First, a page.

Motivation: This post is about stock price modeling. People often says something like "the price is linked to the grouth and future expectations of a company". I'd like to convert these words into numbers and formulas, to understand things better.

Problem setting: Imagine you are seer (*) and you know the future of a company exactly: assets overtime a(t), liabilities overtime l(t), all cash in/out streams c(t), income overtime i(t) and all distributions amounts with dates d(t), etc. Imagine the company has 1000 shares and this number never changes. Imagine you don't know the future stock price, you know only the current price P_0

Question: How would you calculate the future stock price P(t) as a function of the know parameters above.


  • I realize that the stock price may strongly depend on other company factors not listed above (brand value, visibility,...), or may depend on the probability distributions of the parameters, or may depend on parameters that are external to the company (GDP, probability of a viral pandemic where the company operates,...). Feel free to add/remove and use the parameters you think are the most important.
  • I realize that there is no unique answer to the question. The stock price can have different models, some may be simple and not very accurate, others more complex and more accurate. I am interested in reasonably accuarte models.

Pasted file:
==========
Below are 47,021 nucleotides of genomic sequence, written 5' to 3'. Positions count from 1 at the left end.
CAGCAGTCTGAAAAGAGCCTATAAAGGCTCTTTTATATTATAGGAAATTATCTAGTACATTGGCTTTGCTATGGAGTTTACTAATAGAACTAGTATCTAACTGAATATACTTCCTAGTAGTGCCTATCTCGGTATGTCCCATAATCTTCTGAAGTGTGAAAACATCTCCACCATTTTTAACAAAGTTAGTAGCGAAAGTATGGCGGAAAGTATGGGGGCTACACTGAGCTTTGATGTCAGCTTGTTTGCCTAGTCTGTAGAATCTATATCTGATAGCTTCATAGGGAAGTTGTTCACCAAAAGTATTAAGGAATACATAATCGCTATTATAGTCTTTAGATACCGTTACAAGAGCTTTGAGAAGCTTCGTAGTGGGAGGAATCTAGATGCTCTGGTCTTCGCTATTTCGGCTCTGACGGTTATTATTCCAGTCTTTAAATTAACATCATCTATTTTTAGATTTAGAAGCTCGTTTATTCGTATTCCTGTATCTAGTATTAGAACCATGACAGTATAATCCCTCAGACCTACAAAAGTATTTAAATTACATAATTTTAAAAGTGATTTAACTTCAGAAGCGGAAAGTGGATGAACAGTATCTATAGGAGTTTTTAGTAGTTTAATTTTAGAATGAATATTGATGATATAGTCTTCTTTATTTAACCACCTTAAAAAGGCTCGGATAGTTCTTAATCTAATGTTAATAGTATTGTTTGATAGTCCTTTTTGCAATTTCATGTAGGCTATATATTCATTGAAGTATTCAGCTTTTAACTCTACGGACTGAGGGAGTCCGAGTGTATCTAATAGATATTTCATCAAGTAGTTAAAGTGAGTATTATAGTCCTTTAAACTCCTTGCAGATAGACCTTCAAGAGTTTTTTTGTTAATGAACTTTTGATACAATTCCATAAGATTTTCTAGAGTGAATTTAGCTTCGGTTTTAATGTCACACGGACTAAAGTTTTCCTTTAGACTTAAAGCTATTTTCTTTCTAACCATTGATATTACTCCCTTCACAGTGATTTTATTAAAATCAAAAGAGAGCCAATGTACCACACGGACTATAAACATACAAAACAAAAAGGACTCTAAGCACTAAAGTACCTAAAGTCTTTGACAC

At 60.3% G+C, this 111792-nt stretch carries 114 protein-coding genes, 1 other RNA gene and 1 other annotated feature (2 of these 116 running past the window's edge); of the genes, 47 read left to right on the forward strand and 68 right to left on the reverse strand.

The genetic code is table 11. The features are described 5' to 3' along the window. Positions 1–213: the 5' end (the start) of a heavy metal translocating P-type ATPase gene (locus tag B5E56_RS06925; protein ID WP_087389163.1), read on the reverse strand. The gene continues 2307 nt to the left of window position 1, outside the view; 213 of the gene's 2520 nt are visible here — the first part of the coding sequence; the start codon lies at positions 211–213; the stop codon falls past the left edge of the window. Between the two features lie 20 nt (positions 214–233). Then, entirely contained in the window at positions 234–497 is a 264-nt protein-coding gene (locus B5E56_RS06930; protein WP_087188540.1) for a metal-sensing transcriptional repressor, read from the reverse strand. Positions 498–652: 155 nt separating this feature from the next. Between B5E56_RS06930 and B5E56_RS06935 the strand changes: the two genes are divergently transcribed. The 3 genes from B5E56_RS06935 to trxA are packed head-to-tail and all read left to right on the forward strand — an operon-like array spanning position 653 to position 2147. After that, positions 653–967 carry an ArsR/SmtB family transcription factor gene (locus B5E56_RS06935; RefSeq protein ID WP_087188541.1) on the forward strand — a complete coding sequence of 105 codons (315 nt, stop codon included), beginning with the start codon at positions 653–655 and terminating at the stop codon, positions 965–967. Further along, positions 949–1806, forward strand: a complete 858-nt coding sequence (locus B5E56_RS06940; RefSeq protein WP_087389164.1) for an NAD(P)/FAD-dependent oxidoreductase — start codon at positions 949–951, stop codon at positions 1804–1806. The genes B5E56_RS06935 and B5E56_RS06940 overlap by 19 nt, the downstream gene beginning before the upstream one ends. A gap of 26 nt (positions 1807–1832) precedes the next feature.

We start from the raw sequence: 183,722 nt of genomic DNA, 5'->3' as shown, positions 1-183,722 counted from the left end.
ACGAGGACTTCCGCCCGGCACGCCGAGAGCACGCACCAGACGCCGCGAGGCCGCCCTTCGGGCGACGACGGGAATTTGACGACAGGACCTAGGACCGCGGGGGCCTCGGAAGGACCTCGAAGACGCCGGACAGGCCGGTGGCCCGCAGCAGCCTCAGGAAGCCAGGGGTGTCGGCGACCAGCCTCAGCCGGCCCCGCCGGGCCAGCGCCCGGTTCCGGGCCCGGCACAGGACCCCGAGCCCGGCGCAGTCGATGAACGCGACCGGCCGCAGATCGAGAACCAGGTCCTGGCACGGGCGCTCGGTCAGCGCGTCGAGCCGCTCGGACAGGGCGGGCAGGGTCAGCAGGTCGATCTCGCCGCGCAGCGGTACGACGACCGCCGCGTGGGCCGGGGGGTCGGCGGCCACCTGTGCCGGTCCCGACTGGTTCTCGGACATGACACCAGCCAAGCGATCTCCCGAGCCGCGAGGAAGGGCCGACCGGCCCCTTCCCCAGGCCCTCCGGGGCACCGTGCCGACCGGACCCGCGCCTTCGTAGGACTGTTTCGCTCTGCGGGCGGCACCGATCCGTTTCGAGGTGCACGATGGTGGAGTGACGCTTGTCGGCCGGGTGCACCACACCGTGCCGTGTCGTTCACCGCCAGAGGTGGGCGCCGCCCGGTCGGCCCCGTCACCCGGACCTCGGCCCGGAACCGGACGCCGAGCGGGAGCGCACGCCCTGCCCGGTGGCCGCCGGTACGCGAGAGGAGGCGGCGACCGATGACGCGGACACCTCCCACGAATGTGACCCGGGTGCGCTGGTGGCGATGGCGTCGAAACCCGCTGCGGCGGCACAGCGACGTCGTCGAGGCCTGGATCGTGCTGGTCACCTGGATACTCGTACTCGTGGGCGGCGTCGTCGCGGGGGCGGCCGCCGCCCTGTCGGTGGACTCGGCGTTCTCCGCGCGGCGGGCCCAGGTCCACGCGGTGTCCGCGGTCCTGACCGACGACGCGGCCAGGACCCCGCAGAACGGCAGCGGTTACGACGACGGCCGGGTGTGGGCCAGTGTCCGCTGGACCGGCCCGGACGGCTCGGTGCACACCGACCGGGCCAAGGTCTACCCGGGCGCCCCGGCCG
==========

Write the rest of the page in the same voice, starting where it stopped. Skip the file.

• I realize that nobody can use these formulas because nobody knows the future, it is just to understand things.

(*) This is purely hypothetical and unrealistic, but I think it is an interesting prospective to understand how things work

  • 2
    There are a lot of potential issues with the way you have phrased your question. It is unclear if you have researched any valuation models at all. Start with the Dividend Growth model. If you know the value of a future stream of income, and relevant risk rate, you can determine the current value of that asset. Be very careful. You appear to be in over your head. Nov 21 at 14:35
  • 2
    Even if you would know all those parameters (and all external factors like inflation, epidemics, wars or reddit trolls) perfectly for the future, you still would not be able to predict the stock price, as long as all others are not seers too - as the future stock price will then still depend on the expectations of others on, well, the stock price of the future's future, which does not have to be the "correct based value based on fundamentals in the future" (which is, as GradeEhBacon noted, something you could directly translate to today's money).
    – Solarflare
    Nov 21 at 15:35
  • @Solarflare Thank you for the explanation. I've learned something new today.
    – Fuzzy
    Nov 25 at 13:14


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